The demand exceeds supply
Our doctors and nurses can treat up to 250 patients a day. That makes 5,000 a month or 60,000 in one year. But the demand is far greater. Daily we receive emails or phone-calls from across the country. People tell us about their physical needs and ask for an appointment.
We have a rule that we never make any appointments via internet of telephone. Every patient has to join the queue outside the hospital. The reason for this decision is simple: if we offered electronic entrance tickets, these would be quickly taken by the middle and upper classes and those people whom we primarily want to help, namely the Quechua-Indians, would go away empty-handed.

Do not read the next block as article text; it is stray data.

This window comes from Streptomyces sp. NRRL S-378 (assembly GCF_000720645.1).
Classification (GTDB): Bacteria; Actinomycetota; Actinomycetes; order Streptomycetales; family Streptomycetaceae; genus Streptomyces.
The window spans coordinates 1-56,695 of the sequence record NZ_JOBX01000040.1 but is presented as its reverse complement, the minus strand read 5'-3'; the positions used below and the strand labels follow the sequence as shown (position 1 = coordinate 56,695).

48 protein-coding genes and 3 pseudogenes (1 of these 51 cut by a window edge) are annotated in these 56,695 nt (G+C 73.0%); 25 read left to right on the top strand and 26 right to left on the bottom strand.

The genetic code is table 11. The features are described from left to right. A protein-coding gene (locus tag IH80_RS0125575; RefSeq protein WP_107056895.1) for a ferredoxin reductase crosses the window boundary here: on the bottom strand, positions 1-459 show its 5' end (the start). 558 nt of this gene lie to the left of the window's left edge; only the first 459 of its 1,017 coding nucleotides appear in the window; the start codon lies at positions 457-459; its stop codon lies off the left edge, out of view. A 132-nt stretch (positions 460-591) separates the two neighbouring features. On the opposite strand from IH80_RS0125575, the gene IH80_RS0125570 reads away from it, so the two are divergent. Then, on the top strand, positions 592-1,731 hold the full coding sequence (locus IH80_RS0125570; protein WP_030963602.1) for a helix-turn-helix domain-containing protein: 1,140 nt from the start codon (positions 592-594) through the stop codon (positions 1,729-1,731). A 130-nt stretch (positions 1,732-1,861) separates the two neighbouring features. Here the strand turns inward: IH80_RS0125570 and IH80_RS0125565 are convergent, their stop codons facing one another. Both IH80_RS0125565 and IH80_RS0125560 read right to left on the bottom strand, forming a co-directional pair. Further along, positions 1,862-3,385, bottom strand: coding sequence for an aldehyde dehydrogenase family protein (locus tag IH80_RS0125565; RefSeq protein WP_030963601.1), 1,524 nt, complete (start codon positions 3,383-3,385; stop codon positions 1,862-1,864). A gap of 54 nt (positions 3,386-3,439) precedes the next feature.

Rich patients have access to the private clinics in Peru’s metropoleis. The queue in front of the main entrance favours the financially less well-off patients. As they hardly have any other alternative, they wait patiently from the early hours of the day. Most of the upper class would not be prepared to do that.
Despite the fact that we treat more patients each successive year, no solution is apparent. For every one thankful patient who returns home, four of his/her neighbours, relatives or friends make their way to Curahuasi. Peru’s health system needs a radical overhaul: the insufficiency and corruption must be overcome. The patients do not want to be seen as customers, but as people rightly seeking respect and compassion. Peru still has a long way to go. /KDJ